Streamflow model of the six-country transboundary Ganges-Bhramaputra and Meghna river basin

Wednesday, 17 December 2014
Kazi Rahman, Stanford University, Environmental Earth System Science, Stanford, CA, United States, Anthony Lehmann, University of Geneva, Environmental Science, Geneva, Switzerland, P. James Dennedy-Frank, Stanford University, Stanford, CA, United States and Steven Gorelick, Stanford University, Los Altos Hills, CA, United States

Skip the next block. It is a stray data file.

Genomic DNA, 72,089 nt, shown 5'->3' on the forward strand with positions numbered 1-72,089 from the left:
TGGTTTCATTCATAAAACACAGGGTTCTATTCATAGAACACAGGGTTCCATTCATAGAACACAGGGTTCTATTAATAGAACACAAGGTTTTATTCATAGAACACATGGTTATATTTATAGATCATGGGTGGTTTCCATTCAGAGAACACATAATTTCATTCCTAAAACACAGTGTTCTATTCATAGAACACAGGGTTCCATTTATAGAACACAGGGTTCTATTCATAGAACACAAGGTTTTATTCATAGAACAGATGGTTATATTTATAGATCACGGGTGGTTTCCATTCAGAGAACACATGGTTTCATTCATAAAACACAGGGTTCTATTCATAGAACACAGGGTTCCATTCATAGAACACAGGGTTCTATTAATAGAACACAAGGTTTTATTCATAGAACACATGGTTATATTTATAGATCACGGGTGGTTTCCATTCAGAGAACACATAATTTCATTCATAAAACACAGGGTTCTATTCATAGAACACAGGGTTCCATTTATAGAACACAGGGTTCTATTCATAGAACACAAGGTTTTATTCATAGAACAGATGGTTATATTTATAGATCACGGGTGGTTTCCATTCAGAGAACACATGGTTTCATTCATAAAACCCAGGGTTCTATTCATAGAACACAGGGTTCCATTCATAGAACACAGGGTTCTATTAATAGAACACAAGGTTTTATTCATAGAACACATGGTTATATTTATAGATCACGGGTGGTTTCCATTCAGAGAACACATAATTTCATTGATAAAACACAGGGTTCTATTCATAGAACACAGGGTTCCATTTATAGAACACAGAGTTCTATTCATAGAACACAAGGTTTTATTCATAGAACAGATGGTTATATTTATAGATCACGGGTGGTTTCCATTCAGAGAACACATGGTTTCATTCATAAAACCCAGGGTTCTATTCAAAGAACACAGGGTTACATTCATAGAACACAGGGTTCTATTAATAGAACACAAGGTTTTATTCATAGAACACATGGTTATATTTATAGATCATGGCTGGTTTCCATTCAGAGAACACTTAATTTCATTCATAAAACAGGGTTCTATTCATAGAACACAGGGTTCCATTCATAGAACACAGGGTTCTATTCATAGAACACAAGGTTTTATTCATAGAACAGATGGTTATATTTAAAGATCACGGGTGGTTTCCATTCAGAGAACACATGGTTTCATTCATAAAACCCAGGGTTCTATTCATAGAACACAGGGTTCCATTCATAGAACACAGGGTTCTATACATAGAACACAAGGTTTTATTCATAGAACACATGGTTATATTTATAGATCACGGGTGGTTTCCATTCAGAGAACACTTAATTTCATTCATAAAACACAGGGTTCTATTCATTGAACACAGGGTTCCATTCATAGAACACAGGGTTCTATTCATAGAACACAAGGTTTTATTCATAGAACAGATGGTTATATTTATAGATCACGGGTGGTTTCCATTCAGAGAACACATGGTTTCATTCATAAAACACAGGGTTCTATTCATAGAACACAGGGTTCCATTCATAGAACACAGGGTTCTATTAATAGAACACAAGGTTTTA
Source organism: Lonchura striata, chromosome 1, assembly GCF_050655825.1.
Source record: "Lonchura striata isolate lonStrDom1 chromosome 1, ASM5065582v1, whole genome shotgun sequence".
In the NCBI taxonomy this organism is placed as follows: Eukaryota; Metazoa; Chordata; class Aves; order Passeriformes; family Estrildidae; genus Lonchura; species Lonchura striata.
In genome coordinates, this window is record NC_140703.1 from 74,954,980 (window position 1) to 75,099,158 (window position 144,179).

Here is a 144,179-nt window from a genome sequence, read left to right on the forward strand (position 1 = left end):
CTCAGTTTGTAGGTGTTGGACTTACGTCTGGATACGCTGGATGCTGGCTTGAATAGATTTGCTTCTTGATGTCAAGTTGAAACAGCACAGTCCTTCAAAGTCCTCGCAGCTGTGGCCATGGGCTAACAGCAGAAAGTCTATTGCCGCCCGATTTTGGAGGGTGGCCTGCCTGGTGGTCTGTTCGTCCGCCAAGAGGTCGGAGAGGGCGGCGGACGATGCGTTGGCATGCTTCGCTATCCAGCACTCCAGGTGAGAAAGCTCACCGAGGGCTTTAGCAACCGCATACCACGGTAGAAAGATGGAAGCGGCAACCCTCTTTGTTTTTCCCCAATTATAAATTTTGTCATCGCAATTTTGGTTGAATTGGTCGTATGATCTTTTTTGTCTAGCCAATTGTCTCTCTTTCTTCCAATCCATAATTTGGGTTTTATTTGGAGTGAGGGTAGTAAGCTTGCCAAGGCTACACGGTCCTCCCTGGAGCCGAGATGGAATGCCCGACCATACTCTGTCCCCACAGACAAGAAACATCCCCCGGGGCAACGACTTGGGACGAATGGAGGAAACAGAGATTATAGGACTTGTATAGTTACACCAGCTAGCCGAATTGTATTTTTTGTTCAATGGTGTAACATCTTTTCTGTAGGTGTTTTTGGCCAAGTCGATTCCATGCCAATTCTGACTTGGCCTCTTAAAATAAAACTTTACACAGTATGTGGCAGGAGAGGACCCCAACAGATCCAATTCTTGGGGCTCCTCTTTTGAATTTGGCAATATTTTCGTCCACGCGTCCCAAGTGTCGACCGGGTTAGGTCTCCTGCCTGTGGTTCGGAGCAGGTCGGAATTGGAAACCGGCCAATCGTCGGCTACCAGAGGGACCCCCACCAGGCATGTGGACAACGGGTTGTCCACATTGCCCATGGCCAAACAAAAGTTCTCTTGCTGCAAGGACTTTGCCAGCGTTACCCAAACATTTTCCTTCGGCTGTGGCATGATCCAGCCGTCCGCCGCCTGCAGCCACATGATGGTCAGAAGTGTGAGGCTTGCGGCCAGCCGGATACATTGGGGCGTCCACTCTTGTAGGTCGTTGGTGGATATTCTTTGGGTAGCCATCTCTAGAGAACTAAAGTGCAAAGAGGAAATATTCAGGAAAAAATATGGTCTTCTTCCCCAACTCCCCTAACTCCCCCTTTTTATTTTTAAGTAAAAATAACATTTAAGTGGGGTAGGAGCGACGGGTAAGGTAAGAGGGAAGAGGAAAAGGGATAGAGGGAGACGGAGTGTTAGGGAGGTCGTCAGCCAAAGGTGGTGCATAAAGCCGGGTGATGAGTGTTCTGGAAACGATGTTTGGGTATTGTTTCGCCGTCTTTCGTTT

Extremely large-scale river basin modelling remains a challenge for water resources planning in the developing world. Such planning is particularly difficult in the developing world because of the lack of data on both natural (climatological, hydrological) processes and complex anthropological influences. We simulate three enormous river basins located in south Asia. The Ganges-Bhramaputra and Meghna (GBM) River Basins cover an area of 1.75 million km2 associated with 6 different countries, including the Bengal delta, which is the most densely populated delta in the world with ~600 million people. We target this developing region to better understand the hydrological system and improve water management planning in these transboundary watersheds. This effort uses the Soil and Water Assessment Tool (SWAT) to simulate streamflow in the GBM River Basins and assess the use of global climatological datasets for such large scale river modeling. We evaluate the utility of three global rainfall datasets to reproduce measured river discharge: the Tropical Rainfall Measuring Mission (TRMM) from NASA, the National Centers for Environmental Prediction (NCEP) reanalysis, and the World Metrological Organization (WMO) reanalysis. We use global datasets for spatial information as well: 90m DEM from the Shuttle Radar Topographic Mission, 300m GlobCover land use maps, and 1000 km FAO soil map. We find that SWAT discharge estimates match the observed streamflow well (NSE=0.40-0.66, R2=0.60-0.70) when using meteorological estimates from the NCEP reanalysis. However, SWAT estimates diverge from observed discharge when using meteorological estimates from TRMM and the WMO reanalysis.